5. Create a compelling, memorable Call to Action
That line from President Kennedy—it’s a Call to Action. It captures attention and challenges the audience to get involved and do their part. Strive to emulate it. However, don’t get so hung up on creativity when a simple, direct Call to Action can be just as effective. You can use the pacing of your speech and the imagery of your writing to build up to an easy-to-understand phrase that motivates your audience to act.
“Stand with us.” “Sign our petition.” “Experience a life enhanced by our technology.” Whether a candidate, an activist or a pitchman, the Call to Action is important.
6. Be yourself, and show your passion
Speak from the heart. Sharing your personal experience will help you connect with your audience—no matter how far away they are. Your story will bring humanity to your words and make you a trustworthy spokesperson.
However, if you’re writing a speech for someone else to deliver, this can be more challenging. Just like you need to know your audience, you most certainly need to know and understand the person you’re writing for. Talk to them about what they want to say. And when you go through revisions, ask for their help to make the speech more personal.
7. Stay on message
After spending so much time crafting the right message, don’t blow the opportunity with an ad lib that steals headlines.
Know the key messages your speech needs to convey, and focus your energy there. If a reporter asks you an off-topic question after your speech, answer it—and then pivot back to your central messages. Do your best to keep news coverage focused on your speech topic.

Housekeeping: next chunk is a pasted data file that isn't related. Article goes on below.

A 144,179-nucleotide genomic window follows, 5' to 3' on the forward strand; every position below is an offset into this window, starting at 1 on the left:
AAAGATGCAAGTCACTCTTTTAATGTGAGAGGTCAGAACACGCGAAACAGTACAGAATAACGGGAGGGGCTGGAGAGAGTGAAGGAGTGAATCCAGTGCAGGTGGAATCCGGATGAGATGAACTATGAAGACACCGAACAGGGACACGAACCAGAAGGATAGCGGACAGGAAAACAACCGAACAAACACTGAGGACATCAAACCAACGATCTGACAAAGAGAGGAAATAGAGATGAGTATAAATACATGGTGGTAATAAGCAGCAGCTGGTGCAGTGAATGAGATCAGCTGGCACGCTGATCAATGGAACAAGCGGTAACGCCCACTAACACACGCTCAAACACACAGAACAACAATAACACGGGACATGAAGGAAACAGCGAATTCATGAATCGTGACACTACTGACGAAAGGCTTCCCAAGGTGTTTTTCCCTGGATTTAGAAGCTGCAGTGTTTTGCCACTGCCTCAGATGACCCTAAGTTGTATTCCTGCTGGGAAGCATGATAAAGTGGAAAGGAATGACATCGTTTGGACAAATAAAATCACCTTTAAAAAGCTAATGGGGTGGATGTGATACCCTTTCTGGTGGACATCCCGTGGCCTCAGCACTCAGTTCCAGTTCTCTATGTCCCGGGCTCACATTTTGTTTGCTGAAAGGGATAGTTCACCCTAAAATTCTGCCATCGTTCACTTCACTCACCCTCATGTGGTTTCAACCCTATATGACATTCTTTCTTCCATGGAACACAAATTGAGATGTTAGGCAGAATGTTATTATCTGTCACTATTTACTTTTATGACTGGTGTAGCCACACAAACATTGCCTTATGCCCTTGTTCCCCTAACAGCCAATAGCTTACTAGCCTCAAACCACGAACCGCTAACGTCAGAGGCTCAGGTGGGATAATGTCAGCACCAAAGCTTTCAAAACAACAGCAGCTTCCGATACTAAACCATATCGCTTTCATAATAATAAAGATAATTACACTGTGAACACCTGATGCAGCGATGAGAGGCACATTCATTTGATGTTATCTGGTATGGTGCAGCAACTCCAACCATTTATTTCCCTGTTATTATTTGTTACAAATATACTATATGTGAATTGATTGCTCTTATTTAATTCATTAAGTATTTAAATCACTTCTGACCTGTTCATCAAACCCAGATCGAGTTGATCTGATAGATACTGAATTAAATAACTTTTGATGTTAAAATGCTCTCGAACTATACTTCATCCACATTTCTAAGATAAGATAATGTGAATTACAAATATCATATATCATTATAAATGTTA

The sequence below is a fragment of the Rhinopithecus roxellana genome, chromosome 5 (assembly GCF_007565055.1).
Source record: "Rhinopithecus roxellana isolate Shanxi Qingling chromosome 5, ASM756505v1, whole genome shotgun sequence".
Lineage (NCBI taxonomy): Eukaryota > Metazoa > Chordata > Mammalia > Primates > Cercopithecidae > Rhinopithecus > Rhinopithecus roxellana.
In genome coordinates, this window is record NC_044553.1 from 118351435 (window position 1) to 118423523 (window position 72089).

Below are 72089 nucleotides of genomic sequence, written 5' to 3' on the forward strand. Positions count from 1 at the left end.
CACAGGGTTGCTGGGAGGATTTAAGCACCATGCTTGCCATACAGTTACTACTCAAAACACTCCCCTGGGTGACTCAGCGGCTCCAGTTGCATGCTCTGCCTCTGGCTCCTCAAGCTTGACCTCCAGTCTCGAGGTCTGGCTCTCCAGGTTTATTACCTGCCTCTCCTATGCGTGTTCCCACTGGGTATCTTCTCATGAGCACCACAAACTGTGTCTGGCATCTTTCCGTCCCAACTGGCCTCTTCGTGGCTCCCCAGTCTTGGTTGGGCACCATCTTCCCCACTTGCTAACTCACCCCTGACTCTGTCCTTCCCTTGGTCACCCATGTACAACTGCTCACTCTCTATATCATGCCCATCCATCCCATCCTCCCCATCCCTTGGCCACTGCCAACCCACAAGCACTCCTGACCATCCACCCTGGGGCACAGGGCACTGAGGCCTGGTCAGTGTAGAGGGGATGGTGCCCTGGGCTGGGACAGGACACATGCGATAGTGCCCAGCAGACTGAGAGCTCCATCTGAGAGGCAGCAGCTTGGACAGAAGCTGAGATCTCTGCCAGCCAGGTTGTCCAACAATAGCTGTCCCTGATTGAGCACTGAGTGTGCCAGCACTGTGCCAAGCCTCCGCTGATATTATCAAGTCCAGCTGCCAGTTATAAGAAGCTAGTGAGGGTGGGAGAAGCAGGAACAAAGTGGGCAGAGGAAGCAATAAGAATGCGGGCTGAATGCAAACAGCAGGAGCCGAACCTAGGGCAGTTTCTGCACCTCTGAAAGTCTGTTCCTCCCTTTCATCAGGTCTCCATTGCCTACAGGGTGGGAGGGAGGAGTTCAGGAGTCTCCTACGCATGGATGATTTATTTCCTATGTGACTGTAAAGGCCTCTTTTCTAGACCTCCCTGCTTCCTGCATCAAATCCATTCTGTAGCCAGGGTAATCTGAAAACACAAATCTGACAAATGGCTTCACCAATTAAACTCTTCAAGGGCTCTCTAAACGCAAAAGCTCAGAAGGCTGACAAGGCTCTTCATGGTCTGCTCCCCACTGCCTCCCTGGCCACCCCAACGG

8. Nothing is off the record
Remember Mitt Romney’s 47 percent comment in the run-up to the 2012 election? He was giving remarks at a fundraiser, and the leaked video led to damaging coverage. Use that as a lesson. Everyone, at all times, has a recording device in their pocket. When giving a speech, you should proceed as if you’re always being recorded—and the video or audio will be shared with others.
If an organizer of a speaking engagement claims the session is off the record, be forthcoming, but remain on guard. Don’t share anything you wouldn’t be comfortable appearing online attributed to you.
9. Keep it short—much shorter than this blog post
I know, this blog post is getting long. But have you seen that one Woodrow Wilson quote?
“If I am to speak ten minutes, I need a week for preparation; if fifteen minutes, three days; if half an hour, two days; if an hour, I am ready now.”
Being concise is tough. Especially when you’re speaking on a subject you’re passionate about. When you’re writing, be a harsh editor and eliminate excess words that won’t contribute to the desired result—delivering a memorable speech that inspires action.
10. Maximize the content
As a public affairs practitioner who believes in working hard and working smart, this, to me, is the most important tip.
You only have 24 hours each day. You need to sleep. You need to eat. You need to see your family and friends once in a while. If you’re going to take several hours to write, revise and deliver a speech, make sure you maximize the reach of the content you’ve created.
Here are seven tactics to get your speech in front of your target audiences:
And that’s just a start—for example, if the speech is on an evergreen topic, share it multiple times on your social media channels.
11. Revise and practice